September 2003 News

Parray's killing leaves counter-insurgents demoralised

28 September 2003
The Daily Excelsior
Daily Excelsior Correspondent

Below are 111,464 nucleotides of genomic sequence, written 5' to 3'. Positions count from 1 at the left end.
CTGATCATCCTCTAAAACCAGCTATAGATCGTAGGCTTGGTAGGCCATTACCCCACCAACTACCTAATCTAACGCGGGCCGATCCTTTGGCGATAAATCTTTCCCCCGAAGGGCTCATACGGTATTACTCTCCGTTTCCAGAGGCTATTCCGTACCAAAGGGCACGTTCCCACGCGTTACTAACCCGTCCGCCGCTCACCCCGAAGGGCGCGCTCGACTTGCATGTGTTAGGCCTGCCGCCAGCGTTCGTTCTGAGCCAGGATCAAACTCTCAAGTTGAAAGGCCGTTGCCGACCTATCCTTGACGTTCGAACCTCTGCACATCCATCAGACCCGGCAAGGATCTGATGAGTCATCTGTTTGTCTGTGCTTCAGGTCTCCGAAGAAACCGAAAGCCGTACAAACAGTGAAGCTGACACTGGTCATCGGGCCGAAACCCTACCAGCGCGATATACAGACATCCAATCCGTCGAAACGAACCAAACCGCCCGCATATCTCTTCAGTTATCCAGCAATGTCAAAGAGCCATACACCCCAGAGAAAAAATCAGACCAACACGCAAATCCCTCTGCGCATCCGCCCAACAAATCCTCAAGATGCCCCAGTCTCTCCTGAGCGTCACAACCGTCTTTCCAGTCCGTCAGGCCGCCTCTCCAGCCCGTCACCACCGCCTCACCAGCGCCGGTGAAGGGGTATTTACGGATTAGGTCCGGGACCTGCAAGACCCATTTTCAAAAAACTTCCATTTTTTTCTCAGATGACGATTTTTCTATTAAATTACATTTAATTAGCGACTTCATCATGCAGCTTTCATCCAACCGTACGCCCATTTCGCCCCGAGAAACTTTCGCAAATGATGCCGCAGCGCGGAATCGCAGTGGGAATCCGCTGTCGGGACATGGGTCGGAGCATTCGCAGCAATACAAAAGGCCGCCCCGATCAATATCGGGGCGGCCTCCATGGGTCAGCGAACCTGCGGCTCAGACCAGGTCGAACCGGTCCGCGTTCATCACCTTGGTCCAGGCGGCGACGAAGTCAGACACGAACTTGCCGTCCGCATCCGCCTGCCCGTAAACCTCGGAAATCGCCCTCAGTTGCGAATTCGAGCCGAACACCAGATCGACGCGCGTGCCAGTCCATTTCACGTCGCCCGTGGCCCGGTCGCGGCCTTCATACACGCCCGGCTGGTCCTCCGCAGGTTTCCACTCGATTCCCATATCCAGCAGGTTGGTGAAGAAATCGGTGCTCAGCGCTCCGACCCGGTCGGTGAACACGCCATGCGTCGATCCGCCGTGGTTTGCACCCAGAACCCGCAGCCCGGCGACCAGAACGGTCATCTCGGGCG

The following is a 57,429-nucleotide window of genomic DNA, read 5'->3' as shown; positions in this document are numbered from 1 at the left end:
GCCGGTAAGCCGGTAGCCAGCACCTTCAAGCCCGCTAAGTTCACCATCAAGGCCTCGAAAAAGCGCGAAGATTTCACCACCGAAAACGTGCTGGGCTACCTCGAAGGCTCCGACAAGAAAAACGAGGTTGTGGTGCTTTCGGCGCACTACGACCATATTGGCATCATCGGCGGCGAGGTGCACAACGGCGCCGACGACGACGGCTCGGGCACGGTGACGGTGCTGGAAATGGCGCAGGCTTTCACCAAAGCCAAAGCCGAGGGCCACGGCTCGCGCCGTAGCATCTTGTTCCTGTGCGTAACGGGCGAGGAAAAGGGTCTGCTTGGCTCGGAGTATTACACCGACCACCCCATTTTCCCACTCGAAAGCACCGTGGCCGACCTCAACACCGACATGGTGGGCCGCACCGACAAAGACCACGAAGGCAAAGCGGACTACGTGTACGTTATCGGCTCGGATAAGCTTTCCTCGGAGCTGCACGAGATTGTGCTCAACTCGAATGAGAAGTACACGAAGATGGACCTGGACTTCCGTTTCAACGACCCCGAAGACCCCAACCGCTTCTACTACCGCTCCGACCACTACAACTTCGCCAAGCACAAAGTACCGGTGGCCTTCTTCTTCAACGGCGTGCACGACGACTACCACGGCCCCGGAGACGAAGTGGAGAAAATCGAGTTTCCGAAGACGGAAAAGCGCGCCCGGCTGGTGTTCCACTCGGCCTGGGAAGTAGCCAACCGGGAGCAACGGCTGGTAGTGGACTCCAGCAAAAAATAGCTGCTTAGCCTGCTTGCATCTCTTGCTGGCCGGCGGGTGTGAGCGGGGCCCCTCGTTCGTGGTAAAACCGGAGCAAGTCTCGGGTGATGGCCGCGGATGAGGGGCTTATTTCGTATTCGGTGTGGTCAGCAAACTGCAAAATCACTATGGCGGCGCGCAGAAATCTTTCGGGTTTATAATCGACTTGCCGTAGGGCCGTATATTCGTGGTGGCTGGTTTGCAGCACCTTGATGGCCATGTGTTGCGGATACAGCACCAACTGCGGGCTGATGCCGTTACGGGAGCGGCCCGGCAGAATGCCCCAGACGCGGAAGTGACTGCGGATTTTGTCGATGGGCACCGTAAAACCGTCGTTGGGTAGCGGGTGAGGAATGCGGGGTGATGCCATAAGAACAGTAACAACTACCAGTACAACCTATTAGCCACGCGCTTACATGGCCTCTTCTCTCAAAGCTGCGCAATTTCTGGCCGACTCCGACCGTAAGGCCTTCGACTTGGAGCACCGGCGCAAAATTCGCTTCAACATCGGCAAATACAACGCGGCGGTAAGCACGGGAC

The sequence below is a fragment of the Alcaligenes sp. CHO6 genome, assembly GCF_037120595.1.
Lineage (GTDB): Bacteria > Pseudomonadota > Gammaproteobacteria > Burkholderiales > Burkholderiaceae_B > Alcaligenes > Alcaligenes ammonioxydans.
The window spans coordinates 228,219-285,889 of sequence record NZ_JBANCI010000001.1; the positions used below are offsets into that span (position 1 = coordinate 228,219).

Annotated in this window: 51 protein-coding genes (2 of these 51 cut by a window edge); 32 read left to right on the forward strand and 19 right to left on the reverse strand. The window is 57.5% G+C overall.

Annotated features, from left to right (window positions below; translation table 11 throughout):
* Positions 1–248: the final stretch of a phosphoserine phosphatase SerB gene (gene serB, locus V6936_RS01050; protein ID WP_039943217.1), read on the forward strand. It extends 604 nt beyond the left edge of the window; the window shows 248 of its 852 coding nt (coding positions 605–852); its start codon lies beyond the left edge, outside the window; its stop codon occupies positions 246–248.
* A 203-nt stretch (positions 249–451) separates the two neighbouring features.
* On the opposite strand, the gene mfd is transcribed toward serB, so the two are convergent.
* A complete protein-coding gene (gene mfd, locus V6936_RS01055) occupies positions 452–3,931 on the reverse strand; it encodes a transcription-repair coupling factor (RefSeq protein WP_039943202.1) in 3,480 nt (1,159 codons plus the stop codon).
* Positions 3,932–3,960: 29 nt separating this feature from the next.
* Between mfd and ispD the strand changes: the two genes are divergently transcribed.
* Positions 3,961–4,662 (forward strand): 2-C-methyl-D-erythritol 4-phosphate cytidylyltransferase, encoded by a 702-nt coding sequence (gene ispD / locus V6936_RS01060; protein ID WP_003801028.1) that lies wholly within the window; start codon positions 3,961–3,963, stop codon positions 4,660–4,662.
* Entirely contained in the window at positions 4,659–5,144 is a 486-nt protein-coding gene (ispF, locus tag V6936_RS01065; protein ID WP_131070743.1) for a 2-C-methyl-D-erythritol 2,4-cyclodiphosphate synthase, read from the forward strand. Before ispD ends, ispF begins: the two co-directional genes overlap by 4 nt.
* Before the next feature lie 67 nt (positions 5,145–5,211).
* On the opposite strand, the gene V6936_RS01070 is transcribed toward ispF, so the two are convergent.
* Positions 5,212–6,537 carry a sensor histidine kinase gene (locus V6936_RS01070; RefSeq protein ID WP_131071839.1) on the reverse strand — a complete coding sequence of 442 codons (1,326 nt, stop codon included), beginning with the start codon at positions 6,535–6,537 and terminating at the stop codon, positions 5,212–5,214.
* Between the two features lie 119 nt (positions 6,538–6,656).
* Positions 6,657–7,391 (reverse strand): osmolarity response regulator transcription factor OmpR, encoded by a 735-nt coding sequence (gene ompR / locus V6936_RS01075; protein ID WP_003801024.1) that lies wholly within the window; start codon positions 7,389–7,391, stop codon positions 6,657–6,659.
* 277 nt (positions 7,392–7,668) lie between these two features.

NEW DELHI: Instrumental in turning the tide of militancy in Jammu and Kashmir in mid-1990s, surrendered ultras in the state are a 'demoralised' force today, with many of them going underground fearing elimination at the hands of ISI-backed Jehadi outfits after slaying of top counter- insurgent leader Kuka Parray early this month. The counter- insurgents, whose remaining commander Liaqat Ali alias Hilal Hyder also tops the target list of Jehadi outfits like Jaish-e-Mohammad and Lashker-e-Toiba, are sore at the alleged 'apathy' of the Central Government. 'Targeting of leaders like Kuka Parray and Javed Shah reflects failure of the Government to provide them adequate security to protect them,' Liaqat Ali, who heads J&K Ikhwan counter-insurgent group said. 'Unless the Government takes immediate remedial measures, a message will go down the line that India is unable to protect pro- peace and nationalist people having witnessed the fate of Parrey and Shah,' he said. Parray, who headed Ikhwan-ul Muslimeen militant outfit till 1994, turned hostile to Islamabad and along with about a thousand other surrendered militants started targetting pro-Pakistan ultras. Subsequently, the ranks of the counter-insurgents swelled reaching the highest level of about 3,500 men and they played a key role in ensuring conduct of Parliamentary and assembly polls in the State in 1996, seven years after militancy erupted there. 'In comparison, not more than 300 surrendered militants are engaged in fighting Pakistan-sponsored terrorism in the State today,' Ali said, adding while many had been killed, several others had rejoined militants and a few left the state. He said Pakistan, by targeting counter-insurgent leaders, wants to 'send out a signal so as to discourage and deter any separatist leader from joining the mainstream'. 'After Parray's killing many counter-insurgents have started thinking of fleeing from the State to save themselves and their families,' said another Ikhwan leader who left his home in Kashmir immediately after Parrey's killing near his house in Hajan on September 13. He charged that both the Central and the State Governments had done 'nothing to protect and encourage' counter- insurgents who worked hard to bring about normalcy 'when no politician dared to venture into the Valley'. 'Because of our effort, militancy in the State had almost been wiped out by 1998,' he asserted and added that militants were regrouping again and the coming times would be critical. The counter-insurgent leader said hundreds of youth were going missing in the Valley and were 'obviously joining militant ranks'. 'The Government needs to give a serious thought to the situation before it goes completely out of control,' he cautioned pointing to the recent developments in the State. He alleged that even after killing of Parrey and Javed Shah in daring strikes security had not been beefed up for the rest of the leaders. 'Government should demonstrate it is strong enough to save those who work for peace,' he said. The counter-insurgents fought along with army and para-military forces against Pakistan-sponsored militancy after surrendering in large groups between 1994 and 1996. The Government had in the past contemplated absorbing them in police and other forces but the plan never took off. After Parrey and Shah were killed, Government announced a decision to raise a battalion of Territorial Army comprising the surrendered militants. (PTI)

 

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